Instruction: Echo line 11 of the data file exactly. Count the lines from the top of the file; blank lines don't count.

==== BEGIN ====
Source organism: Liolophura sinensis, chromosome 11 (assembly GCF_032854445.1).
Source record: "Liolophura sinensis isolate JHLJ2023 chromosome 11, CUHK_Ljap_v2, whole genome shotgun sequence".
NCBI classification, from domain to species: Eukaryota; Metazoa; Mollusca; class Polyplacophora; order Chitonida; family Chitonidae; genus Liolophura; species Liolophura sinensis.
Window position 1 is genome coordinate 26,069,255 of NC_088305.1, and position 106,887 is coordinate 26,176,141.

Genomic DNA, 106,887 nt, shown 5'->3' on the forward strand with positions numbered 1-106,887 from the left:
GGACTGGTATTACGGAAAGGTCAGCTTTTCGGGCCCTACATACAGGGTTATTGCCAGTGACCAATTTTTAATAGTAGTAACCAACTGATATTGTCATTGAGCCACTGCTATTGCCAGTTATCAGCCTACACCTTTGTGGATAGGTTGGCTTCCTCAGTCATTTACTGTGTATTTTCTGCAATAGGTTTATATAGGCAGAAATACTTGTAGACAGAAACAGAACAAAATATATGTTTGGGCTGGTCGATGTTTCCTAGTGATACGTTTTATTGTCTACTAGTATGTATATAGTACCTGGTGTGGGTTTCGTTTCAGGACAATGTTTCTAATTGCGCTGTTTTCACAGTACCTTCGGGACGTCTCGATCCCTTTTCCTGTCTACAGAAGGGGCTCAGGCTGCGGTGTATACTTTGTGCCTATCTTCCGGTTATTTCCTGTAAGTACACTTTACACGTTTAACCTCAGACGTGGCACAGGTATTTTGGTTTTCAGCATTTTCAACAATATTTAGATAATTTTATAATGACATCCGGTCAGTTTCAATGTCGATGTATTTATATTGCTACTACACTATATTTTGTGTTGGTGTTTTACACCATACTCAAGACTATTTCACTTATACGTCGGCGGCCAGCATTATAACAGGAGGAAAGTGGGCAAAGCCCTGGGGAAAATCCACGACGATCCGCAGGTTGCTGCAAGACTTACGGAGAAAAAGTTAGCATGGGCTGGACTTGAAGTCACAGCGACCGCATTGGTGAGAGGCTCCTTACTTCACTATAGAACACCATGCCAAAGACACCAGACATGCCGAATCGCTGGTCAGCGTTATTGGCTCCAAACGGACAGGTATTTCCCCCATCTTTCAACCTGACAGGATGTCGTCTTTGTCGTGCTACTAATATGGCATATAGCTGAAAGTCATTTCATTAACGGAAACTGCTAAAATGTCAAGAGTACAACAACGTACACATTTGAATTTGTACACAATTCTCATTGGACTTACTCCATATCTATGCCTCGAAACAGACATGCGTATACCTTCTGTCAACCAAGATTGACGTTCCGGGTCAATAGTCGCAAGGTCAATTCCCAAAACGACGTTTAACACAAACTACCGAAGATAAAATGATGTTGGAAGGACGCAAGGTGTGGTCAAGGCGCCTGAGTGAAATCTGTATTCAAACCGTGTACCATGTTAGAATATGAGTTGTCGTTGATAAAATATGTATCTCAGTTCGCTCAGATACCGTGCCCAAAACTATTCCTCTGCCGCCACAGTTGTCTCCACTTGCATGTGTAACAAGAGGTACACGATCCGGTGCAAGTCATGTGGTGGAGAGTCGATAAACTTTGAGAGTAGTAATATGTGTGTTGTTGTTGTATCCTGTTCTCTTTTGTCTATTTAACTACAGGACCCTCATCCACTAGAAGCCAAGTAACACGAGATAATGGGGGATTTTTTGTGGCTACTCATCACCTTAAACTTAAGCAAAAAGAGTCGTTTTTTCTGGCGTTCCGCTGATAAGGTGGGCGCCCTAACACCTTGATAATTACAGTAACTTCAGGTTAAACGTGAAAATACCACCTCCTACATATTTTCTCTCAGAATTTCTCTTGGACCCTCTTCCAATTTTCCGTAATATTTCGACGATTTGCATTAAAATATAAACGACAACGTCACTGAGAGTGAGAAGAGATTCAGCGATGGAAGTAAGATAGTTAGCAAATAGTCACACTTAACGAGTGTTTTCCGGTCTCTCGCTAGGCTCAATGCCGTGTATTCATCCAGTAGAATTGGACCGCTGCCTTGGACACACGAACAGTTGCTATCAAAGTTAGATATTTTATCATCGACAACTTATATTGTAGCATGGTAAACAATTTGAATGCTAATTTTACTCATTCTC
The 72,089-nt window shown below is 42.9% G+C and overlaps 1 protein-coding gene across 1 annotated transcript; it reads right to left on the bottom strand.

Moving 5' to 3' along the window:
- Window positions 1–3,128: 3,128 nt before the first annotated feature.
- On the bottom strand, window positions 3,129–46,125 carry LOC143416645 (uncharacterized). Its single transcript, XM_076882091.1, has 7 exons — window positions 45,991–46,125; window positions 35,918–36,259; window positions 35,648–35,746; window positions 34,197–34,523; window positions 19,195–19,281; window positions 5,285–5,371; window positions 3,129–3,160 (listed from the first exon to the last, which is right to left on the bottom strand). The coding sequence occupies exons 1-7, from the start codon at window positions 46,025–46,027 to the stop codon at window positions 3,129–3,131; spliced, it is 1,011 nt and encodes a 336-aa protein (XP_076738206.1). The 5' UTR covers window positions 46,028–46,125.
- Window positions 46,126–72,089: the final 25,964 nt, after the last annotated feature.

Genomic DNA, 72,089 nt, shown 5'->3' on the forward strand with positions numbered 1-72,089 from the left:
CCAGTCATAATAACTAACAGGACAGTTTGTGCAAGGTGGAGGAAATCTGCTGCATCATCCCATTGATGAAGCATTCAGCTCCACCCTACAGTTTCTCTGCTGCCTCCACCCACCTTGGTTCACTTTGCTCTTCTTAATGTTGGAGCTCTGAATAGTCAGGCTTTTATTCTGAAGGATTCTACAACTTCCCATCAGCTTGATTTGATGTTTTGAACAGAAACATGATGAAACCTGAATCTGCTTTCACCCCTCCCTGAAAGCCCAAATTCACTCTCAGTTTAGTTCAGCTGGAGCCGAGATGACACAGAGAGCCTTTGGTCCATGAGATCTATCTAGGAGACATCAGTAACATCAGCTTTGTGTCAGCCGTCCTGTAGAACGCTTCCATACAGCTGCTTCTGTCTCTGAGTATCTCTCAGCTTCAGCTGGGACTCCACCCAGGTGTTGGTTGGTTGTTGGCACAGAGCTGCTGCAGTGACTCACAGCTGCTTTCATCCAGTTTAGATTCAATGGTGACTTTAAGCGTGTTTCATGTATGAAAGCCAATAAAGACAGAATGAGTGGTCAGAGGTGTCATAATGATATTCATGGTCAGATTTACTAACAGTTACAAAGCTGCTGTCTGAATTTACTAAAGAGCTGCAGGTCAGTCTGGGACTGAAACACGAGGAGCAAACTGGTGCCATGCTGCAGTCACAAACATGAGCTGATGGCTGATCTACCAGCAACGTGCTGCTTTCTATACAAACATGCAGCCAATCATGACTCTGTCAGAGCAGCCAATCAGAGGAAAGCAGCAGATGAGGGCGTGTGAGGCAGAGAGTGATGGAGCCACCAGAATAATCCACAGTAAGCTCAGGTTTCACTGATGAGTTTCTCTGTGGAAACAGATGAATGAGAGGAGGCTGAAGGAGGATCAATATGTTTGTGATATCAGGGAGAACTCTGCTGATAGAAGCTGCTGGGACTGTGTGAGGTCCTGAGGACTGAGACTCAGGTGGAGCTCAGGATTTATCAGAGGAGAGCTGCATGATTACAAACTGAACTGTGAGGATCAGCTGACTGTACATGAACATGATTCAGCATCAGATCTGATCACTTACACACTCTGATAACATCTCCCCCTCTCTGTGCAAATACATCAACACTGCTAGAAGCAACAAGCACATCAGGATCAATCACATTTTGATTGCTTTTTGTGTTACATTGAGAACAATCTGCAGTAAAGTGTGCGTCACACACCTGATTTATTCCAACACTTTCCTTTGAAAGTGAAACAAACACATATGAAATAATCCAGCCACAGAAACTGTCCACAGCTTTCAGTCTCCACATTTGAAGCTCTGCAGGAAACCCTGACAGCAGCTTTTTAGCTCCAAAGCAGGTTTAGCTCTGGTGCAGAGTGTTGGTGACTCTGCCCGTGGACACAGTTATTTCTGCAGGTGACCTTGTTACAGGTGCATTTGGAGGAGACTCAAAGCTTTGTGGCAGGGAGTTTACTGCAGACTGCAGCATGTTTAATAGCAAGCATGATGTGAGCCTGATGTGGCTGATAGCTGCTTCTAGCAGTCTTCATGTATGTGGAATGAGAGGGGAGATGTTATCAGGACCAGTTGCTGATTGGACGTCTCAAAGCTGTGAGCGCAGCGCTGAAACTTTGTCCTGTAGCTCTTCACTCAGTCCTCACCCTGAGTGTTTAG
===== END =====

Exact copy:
- Window positions 46,126–72,089: the final 25,964 nt, after the last annotated feature.